Close to midnight, the empty streets of northern Rio de Janeiro fit in seamlessly with the cautionary discourse one had to pay attention to before travelling here. Each rua, or road, has sealed doors, barricaded gates and no one to look to for a confirmation of what this particular late-night stroll seeks — a Roda Do Samba.
Turns out you just have to follow the music.
A different realm awaits around the next bend, many universes removed from the eeriness of everything you just left behind. A mass of humanity crowds over Pedra do Sal, a small hillock that literally means Rock of Salt. Not a speck of ground is visible as people sway and swing in time to the joyous, simple beats of simple instruments.
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The cuica (horseshoe bells) and a percussion instrument simply called a triangle (exactly what it means in English) are played to perfection by three Samba artistes, some providing an alternate source of entertainment as they stumble down the slope along with a trickle from their beer cans.
Nassim Valdes, who is here from Mexico for the duration of the Brazil World Cup, is one of the many who frequently make a beeline for this musical rendezvous. “This is the most soothing way to end the night,” he says, pointing to the large number of people around who look like they know they’d rather not be anywhere else in the world, let alone Rio, at this time.
“Football in the day, Samba in the night,” Valdes puts it simply.
This Rock was once a slave market. You wouldn’t guess that as you look at it tonight, studded with everything from a portable beer-bar to salgado (snack) stands and your very own spot in the mass of harmonious humanity. But this very spot once witnessed the most terrible crimes against a discordant humanity.
Over time, however, Pedra do Sal — a mainstay of Brazil’s African roots — eventually became associated with happier times, and is believed to be the place where both Samba and the Carnaval (Rio’s January parade of revellers) originated.
A short walk away from the Rock is Avenida Presidente Vargas. as David Goldblatt explains most succinctly in Futebol Nation, Getulio Vargas was the Brazilian dictator from the 1930s and ‘40s who regularly orchestrated samba gatherings and other musical programmes in football stadiums to unleash propaganda that spoke of Brasilidade (Brazilian integralism) in most glorious terms.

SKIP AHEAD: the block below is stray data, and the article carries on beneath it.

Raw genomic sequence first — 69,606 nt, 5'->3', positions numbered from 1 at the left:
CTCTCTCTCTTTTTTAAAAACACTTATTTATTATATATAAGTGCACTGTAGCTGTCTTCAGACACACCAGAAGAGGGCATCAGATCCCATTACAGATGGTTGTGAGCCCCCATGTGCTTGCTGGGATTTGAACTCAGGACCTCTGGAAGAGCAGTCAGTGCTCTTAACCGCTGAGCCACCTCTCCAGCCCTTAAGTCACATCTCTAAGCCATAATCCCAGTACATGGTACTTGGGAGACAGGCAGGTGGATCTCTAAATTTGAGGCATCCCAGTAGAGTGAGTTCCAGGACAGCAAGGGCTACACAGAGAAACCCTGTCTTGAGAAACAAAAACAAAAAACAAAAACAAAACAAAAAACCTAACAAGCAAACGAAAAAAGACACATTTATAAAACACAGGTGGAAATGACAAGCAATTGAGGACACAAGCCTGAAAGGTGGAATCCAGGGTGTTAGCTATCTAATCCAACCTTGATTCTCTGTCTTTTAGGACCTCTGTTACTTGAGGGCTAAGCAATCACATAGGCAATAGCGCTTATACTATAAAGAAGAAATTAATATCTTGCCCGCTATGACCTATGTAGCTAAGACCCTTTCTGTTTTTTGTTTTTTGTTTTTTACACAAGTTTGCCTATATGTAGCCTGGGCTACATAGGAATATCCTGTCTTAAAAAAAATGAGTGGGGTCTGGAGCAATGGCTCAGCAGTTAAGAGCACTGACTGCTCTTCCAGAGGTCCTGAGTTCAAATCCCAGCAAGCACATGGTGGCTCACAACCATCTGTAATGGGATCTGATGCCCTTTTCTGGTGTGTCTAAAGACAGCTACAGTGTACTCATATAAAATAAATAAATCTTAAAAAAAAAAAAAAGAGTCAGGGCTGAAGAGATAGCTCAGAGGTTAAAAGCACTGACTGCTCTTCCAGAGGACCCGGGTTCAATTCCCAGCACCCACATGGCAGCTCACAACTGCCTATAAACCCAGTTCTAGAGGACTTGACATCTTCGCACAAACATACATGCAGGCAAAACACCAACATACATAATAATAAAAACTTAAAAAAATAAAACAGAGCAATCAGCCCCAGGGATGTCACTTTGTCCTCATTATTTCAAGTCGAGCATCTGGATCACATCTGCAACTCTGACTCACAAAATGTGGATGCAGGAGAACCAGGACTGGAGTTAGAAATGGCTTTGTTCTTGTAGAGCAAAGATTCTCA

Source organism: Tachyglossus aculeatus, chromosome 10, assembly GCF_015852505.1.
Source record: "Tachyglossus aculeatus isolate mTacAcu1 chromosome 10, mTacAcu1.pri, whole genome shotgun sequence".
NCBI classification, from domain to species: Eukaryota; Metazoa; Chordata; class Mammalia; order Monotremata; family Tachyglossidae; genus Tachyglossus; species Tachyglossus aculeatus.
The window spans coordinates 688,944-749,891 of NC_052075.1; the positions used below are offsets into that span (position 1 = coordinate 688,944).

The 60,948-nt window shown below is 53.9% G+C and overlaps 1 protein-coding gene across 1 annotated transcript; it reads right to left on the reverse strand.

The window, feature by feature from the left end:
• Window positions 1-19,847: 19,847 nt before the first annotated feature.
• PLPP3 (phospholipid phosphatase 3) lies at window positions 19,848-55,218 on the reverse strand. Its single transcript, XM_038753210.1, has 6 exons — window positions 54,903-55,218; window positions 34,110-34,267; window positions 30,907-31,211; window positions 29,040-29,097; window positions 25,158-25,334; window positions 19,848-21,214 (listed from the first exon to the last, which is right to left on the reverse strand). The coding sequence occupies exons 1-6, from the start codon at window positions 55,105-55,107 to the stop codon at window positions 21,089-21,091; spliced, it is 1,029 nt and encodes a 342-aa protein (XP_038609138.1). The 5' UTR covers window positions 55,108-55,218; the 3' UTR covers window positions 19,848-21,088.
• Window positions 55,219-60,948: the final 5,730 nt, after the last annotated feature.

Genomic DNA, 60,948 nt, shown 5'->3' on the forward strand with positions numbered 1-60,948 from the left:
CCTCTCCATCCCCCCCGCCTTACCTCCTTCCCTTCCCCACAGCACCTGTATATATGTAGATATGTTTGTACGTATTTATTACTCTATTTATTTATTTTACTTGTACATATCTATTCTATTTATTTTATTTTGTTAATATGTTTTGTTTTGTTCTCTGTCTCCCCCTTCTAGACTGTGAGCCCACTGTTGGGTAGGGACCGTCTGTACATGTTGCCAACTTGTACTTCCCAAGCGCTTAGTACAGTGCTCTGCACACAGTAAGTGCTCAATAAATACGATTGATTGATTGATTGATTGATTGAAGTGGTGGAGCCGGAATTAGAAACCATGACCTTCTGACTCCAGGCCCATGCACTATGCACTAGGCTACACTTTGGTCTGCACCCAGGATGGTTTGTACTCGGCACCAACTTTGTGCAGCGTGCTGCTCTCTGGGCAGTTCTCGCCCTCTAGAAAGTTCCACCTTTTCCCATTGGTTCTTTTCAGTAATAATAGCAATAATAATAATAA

The dictator appropriated the musical form of samba into officially sanctioned State tunes, a far cry from the risque music of the favelas it originally was.
In these times of Copa do Mundo 2014, there is a constant awareness of the shiny, happy face of its football organisation that Brazil has been desperately trying to portray. The cacophonic proclamations of ‘Nossa Copa’ or ‘Tudo Junto’ and posters of good-looking youth trying to draw attention away from the tear-gassed, hazy confusion of the protests against FIFA and the government register as no more than marketing gimmicks.
While some may have enjoyed the opening ceremony and the offerings of Pitbull and JLo, Brazilian composer Edu Krieger’s ‘Desculpe Neymar’ (Sorry Neymar) serves up a more accurate picture. The song, directed towards the striker, goes on to talk of how little Brazil in its current state needs the World Cup. Quite in line with one of the protest posters that reads: “One teacher is worth more than a thousand Neymars.”
“These are dark times in Brazil,” says Eduardo, one of the samba musicians (he plays his triangle better than most Spanish players) on show at the Rock. “But without going through the darkness, you won’t come to the light.” You can choose to believe him, or simply take a walk about northern Rio at night.
By: Shreya Chakravertty
(Shreya Chakravertty is a Delhi-based freelancer currently in Brazil)